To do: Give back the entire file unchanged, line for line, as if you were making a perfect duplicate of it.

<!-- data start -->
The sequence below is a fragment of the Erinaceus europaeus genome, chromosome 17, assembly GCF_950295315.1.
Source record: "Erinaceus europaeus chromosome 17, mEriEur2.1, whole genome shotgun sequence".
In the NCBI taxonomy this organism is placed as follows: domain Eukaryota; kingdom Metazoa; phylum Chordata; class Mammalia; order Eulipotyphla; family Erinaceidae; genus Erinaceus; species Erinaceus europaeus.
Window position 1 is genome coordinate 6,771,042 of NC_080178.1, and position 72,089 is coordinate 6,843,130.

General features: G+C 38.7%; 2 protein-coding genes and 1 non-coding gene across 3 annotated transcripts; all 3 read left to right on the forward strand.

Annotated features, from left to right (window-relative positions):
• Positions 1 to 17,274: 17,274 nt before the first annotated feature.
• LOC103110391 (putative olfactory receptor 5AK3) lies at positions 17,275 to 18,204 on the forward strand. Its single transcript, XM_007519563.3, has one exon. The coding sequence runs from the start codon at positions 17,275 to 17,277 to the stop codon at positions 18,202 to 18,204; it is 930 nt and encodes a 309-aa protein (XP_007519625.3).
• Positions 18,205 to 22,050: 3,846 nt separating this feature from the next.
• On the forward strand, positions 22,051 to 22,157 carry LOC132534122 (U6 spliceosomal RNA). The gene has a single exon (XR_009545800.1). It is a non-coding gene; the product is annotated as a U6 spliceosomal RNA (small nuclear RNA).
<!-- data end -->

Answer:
The sequence below is a fragment of the Erinaceus europaeus genome, chromosome 17, assembly GCF_950295315.1.
Source record: "Erinaceus europaeus chromosome 17, mEriEur2.1, whole genome shotgun sequence".
In the NCBI taxonomy this organism is placed as follows: domain Eukaryota; kingdom Metazoa; phylum Chordata; class Mammalia; order Eulipotyphla; family Erinaceidae; genus Erinaceus; species Erinaceus europaeus.
Window position 1 is genome coordinate 6,771,042 of NC_080178.1, and position 72,089 is coordinate 6,843,130.

General features: G+C 38.7%; 2 protein-coding genes and 1 non-coding gene across 3 annotated transcripts; all 3 read left to right on the forward strand.

Annotated features, from left to right (window-relative positions):
• Positions 1 to 17,274: 17,274 nt before the first annotated feature.
• LOC103110391 (putative olfactory receptor 5AK3) lies at positions 17,275 to 18,204 on the forward strand. Its single transcript, XM_007519563.3, has one exon. The coding sequence runs from the start codon at positions 17,275 to 17,277 to the stop codon at positions 18,202 to 18,204; it is 930 nt and encodes a 309-aa protein (XP_007519625.3).
• Positions 18,205 to 22,050: 3,846 nt separating this feature from the next.
• On the forward strand, positions 22,051 to 22,157 carry LOC132534122 (U6 spliceosomal RNA). The gene has a single exon (XR_009545800.1). It is a non-coding gene; the product is annotated as a U6 spliceosomal RNA (small nuclear RNA).